4. OSU’s Margins are Razor-Thin

I won’t dive head-first into Oklahoma State’s shortcomings in recruiting. (Kyle Boone has already done a masterful job of that here). But any unbiased bystander with a head above ground level can see the impact that a couple of skill players (or lack thereof) can make have an OSU season, or the program for that matter.

Simply put, saying goodbye to one graduating class shouldn’t turn an underachieving 10-win team into a .500 squad that eeks out a bowl berth. Maybe that’s an oversimplification, but it’s pretty apparent that Oklahoma State doesn’t have the dudes to accomplish its goals on a year-to-year basis.

If consistent top 15 seasons and winning a conference title once a decade is the ceiling in Stillwater, that’s a pretty great place to be in comparison to most schools. But if you aren’t moving forward and trying to take that next step, you’re sliding backward. There is no status quo. That’s the case in any type of business and it especially applies to recruiting and building/maintaining a college football program.

5. There is an Apparent Lack of Leadership

As I mentioned above, Oklahoma State lost a lot from its 2017 team. But it’s missing more than just Mason Rudolph’s 4,900 passing yards and 47 combine TDs. The departures of James Washington and Marcell Ateman were felt more than just on the field and in their combined 2,700 receiving yards.

Chad Whitener was huge for the Cowboys defense because of his 76 tackles, but he was also a three-year starter who had the attention of anyone within earshot. Ramon Richards was an outspoken leader (and cheerleader), and a handful of senior O-linemen also left huge shoes to fill in the influence department.

The point I’m meandering to is that leadership has been lacking from Oklahoma State’s locker room and on the field in 2018. There’s no other way to slice it.

You don’t get quarter- or half-long no-shows from either (or both) phases of a football team without a lack of leadership from within. The offense sleep-walking through three quarters in Ft. Worth was just the latest example of that.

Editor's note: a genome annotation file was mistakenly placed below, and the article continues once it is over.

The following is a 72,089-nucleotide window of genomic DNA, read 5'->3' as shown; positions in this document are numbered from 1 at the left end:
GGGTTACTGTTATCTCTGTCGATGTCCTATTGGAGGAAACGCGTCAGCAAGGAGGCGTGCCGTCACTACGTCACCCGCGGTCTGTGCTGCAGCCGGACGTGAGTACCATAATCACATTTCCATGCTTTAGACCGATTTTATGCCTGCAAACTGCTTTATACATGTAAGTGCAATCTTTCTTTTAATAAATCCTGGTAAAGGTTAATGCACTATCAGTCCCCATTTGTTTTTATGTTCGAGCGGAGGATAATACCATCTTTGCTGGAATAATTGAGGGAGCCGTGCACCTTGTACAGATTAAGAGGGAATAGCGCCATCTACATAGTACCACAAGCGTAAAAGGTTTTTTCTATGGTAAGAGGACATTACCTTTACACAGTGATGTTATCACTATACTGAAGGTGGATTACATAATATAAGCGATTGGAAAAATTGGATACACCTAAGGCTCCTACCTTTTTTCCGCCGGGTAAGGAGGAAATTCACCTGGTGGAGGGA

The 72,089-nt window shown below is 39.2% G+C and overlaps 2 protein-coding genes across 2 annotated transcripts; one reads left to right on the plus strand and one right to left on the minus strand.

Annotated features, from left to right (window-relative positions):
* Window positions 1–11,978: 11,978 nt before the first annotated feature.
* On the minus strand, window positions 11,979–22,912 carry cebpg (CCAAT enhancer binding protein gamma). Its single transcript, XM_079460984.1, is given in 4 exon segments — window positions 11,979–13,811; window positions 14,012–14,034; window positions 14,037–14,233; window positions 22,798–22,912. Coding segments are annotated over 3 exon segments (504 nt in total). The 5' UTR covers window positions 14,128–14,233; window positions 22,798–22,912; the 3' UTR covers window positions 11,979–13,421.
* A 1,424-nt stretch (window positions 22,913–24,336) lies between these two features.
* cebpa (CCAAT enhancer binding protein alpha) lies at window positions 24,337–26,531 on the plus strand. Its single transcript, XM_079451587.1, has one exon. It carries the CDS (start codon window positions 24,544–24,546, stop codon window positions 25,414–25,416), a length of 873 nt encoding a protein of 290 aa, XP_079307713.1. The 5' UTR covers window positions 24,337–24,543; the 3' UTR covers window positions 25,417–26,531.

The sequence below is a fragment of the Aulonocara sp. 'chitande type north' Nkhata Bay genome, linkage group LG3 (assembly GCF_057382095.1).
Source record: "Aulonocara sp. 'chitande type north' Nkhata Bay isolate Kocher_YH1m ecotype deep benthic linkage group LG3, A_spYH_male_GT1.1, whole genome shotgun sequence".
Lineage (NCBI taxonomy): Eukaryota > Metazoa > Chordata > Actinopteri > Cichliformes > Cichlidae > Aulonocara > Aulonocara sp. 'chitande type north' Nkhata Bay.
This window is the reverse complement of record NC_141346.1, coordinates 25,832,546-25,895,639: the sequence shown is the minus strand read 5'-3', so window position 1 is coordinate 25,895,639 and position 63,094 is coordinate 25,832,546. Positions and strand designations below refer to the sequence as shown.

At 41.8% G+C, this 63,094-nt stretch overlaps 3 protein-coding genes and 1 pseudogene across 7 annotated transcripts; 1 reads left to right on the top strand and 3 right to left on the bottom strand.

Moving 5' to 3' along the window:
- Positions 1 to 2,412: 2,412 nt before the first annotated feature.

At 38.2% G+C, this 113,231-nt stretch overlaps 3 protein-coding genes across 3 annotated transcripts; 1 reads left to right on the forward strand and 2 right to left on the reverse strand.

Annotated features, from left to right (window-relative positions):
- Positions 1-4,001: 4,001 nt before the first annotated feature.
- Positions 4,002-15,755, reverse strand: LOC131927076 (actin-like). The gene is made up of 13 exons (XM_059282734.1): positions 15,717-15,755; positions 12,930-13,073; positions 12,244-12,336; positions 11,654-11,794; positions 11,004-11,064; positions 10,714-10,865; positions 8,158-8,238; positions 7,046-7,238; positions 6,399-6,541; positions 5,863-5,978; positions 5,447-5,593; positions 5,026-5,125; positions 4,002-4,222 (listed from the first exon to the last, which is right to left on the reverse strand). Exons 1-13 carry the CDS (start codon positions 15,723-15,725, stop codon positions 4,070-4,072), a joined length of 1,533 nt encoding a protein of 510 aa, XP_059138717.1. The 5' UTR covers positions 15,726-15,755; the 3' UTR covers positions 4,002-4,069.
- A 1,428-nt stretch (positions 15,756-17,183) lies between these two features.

A team with strong leadership doesn’t set records for penalty yardage, doesn’t pack it in for an entire second half and doesn’t get blown out by a lesser team on its home field.

All is certainly not lost but, as Mike Gundy has harped on all year, they need to find out who their leaders are moving forward. Gundy’s not above reproach, by any means. The buck lands on that nice desk in his spacious office.

But all of the best (and my favorite) OSU teams had an identity. Name off a year, and a certain face or faces will come to mind that took ownership of their teams. That’s something that I believe is lacking, unfortunately, from this team. Maybe I’m wrong — I’m not in the locker room nor in practice — but we haven’t seen much on the field that shows any different.

I think some believe Hey, Spencer Sanders will ball out and OSU will be fine. Maybe I’m guilty of that. But you can’t hang the hopes of what is purported to be a major college football program on the talent of one player. I hope he’s the best leader and player in Stillwater next year. But banking on it is risky business.

These things can be fixed, leaders can emerge from within. Coaches and players can improve. But it’s going to take some soul searching from everyone involved, heading into bowl prep and beyond into the offseason, for significant improvement to take place.